Venus' tennis future in question after withdrawing from U.S. Open
Venus Williams withdrew from the US Open and her match against Sabine Lisicki
Williams later revealed she had recently been diagnosed with Sjögren's syndrome
It is unclear when Williams will return and if she can be the player she once was
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NEW YORK -- Her ranking now sits in the triple digits, floating in the low 100s alongside not-so-households name such as Misaki Doi, Edina Gallovits-Hall and Varvara Lepchenko. This is the area code where Venus Williams now lives after a bittersweet day in her remarkable tennis career.
Shortly before 4 p.m. Wednesday afternoon, word broke at the National Tennis Center that the 31-year-old Williams had withdrawn from her second-round match against 22nd-seeded German Sabine Lisicki, a painful coda to an annus horribilis for the seven-time Grand Slam singles champion.
This is how 2011 has been for the older tennis-playing Williams sister: After retiring in the third round of the Australian Open against Andrea Petkovic -- her first-ever retirement in a Grand Slam match -- Williams missed six months with knee and hip injuries before returning at Eastbourne, a warmup to Wimbledon. At the All England Club, she lost to No. 32-seeded Tsvetana Pironkova in the fourth round. She then disappeared again, missing the summer U.S. hardcourt season with a viral infection, which she called "energy-sucking" on Monday but refused to name specifically. That ailment has a name now, according to the player.
"I have been recently diagnosed with Sjögren's syndrome, an autoimmune disease which is an ongoing medical condition that affects my energy level and causes fatigue and joint pain," Williams said in a statement. "I enjoyed playing my first match here and wish I could continue but right now I am unable to. I am thankful I finally have a diagnosis and am now focused on getting better and returning to the court soon."
According to the Sjögren's syndrome foundation website, the syndrome is a chronic autoimmune disease in which people's white blood cells attack their moisture-producing glands. The site says as many as four million Americans are living with this disease and that nine out of ten are women. There is no cure for Sjögren's syndrome, but it can be treated and controlled.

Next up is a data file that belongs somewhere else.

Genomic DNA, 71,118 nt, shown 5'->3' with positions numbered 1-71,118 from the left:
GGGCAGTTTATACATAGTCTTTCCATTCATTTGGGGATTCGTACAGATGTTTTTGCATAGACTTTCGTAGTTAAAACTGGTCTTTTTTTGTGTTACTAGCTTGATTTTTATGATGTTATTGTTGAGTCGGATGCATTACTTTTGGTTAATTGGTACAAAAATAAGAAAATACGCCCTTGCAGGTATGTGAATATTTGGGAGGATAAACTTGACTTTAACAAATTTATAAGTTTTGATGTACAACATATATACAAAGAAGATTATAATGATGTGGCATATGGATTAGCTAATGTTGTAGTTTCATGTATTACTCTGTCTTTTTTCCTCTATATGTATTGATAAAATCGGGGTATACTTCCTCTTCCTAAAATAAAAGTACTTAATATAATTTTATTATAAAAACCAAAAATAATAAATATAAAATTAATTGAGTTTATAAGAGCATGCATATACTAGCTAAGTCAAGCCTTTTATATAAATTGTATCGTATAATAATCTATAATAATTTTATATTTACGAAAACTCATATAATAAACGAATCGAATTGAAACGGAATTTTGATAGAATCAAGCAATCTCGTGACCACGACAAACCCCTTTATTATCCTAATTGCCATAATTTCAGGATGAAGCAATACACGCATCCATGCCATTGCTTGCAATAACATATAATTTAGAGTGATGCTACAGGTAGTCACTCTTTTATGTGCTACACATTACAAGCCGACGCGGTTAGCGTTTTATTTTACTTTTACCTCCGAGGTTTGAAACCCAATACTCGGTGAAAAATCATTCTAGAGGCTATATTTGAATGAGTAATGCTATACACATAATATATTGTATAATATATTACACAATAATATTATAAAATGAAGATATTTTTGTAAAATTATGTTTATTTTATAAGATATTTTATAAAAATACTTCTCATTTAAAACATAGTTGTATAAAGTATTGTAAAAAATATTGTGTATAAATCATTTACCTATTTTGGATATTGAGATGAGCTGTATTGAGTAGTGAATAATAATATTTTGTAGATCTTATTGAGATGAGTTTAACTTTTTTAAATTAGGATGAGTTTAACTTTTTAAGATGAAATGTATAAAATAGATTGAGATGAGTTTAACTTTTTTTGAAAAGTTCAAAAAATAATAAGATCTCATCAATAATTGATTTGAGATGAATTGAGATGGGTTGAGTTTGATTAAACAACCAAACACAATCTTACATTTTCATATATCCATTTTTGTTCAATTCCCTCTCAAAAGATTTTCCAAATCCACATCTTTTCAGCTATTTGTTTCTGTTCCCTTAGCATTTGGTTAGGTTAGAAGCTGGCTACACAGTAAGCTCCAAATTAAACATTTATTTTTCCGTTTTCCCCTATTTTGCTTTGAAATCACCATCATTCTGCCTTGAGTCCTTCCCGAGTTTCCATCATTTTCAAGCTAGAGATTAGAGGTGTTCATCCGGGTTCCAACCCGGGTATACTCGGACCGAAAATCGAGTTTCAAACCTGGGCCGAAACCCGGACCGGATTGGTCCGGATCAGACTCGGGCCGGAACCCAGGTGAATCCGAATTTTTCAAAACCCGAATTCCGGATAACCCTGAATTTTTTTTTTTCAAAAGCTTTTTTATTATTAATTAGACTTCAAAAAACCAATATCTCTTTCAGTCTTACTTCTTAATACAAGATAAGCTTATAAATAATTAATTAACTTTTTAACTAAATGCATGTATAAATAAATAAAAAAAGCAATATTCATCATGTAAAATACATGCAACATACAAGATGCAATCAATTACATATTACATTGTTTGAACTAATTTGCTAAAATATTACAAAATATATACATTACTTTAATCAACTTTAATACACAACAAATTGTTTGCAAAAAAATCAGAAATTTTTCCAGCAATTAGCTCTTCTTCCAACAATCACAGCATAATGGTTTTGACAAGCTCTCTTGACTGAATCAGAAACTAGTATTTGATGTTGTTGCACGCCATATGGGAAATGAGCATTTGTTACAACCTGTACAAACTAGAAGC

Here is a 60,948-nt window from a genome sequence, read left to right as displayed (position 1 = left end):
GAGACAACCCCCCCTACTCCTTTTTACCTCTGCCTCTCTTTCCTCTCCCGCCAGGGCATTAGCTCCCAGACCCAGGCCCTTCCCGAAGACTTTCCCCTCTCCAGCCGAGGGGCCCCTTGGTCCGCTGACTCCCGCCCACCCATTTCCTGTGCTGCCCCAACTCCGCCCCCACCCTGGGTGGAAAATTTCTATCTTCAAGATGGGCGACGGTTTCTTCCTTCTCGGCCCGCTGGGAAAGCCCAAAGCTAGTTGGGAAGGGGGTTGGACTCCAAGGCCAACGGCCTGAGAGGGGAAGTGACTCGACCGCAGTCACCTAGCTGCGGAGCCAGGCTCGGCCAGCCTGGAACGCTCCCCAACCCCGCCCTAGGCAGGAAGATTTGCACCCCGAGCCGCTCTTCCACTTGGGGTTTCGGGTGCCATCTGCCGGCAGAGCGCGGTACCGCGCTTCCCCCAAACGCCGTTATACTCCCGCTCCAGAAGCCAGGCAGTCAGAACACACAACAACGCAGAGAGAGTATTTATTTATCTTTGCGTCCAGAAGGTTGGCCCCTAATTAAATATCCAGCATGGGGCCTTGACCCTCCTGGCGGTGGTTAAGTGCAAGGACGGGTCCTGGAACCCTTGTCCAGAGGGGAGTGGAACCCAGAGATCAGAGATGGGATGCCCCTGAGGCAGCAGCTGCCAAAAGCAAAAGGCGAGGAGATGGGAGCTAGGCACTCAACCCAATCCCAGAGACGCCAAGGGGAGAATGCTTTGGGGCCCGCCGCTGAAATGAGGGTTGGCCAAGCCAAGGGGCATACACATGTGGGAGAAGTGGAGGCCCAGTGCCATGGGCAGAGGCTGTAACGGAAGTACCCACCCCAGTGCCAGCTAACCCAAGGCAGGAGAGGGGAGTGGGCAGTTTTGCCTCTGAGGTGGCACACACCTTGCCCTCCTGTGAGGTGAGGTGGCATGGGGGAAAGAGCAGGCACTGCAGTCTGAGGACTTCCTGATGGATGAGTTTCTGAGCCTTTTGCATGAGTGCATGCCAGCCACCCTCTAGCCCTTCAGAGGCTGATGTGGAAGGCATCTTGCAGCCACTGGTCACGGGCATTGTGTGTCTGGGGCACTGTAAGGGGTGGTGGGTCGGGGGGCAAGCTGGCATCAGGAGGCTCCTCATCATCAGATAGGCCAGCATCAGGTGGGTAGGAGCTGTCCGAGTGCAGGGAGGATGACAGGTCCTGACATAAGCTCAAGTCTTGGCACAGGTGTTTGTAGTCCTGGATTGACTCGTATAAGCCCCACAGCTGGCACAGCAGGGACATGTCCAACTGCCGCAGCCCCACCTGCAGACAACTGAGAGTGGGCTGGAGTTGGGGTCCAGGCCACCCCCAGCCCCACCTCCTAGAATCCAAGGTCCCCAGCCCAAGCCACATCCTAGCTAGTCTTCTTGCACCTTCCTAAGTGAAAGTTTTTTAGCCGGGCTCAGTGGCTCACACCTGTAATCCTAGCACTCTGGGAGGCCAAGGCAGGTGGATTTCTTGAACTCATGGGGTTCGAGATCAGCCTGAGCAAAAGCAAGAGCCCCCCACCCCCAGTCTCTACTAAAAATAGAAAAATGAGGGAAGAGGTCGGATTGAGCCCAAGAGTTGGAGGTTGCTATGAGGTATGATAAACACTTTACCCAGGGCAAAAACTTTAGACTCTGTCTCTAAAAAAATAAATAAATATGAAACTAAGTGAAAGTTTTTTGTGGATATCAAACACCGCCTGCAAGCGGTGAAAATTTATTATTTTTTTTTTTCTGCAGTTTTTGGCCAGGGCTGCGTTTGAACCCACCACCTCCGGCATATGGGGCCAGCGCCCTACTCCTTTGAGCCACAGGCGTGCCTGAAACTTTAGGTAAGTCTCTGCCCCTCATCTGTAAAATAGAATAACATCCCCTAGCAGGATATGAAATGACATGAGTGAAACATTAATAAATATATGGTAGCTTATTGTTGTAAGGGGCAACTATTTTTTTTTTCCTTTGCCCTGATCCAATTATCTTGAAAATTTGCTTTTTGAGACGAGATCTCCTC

It was the strangest -- and saddest -- of Venus's 13 appearances at the Open, a title she captured in 2000 and 2001. She had previously reached the fourth round or better every time in New York, and given she was defending 900 points here because of last year's semifinals appearance, her ranking now tumbles. Williams falls out of the top 100 for the first time since 1996, when she was 16. She entered this tournament as the world's 36th-ranked player after playing just 11 matches this year.
On Monday, after defeating Russian Vesna Dolonts in a match she described as "nervewracking," Williams said that she had huge plans for this summer to improve her ranking and was disappointed she had been unable to practice. "To miss so much time off tour was just disheartening," Williams said.
It's now unclear when she will return.
Asked by reporters on his client's status, Venus's agent, Carlos Fleming, said," It's a big surprise. We're all worried."
Lisicki, a powerful young German with a booming serve that rivals the Williams sisters', said the tournament referee told her about the withdrawal about 30 minutes before their match. "I saw her and I heard she practiced as usual," said Lisicki. "I saw her in her match clothes so she was fully prepared and really looking forward to the match. I think she's a tough girl and I think she'll come back. You know, it would be unfortunate if she couldn't. Serena and Venus both are amazing players and it's nice to have them in the women's sport. I hope she comes back. It makes it more challenging."
The sport can use her. On Wednesday, American Christina McHale upset France's Marion Bartoli, the No. 8 seed. Already three of the Top 10 women's seeds have exited the Open in the first 72 hours of the tournament, including French Open champ Li Na and Wimbledon titlist Petra Kvitova. The loss of Venus reduced a draw significantly lacking in star power.
After pulling out of the tournament, Williams hung out for a bit in an office housing Grand Slam supervisors and review officials office. She then hurried down a hallway outside the players' exit, texting someone on a bubble-gum colored smart phone, before entering a private room with a sign on front that read "PLEASE KNOCK AND WAIT FOR A RESPONSE BEFORE ENTERING." About 20 minutes later, shortly before 5 p.m., she emerged from the same door, declining to comment as she exited the grounds, and into a gray transportation van with U.S. Open written on the side.
Moments earlier, SI.com and New York Times reporter Karen Crouse had spoken with Oracene Williams, the mother of Venus. Crouse asked how concerned she was about her daughter. "It's been something that's been worrisome," Oracene said, before adding, "for a long time."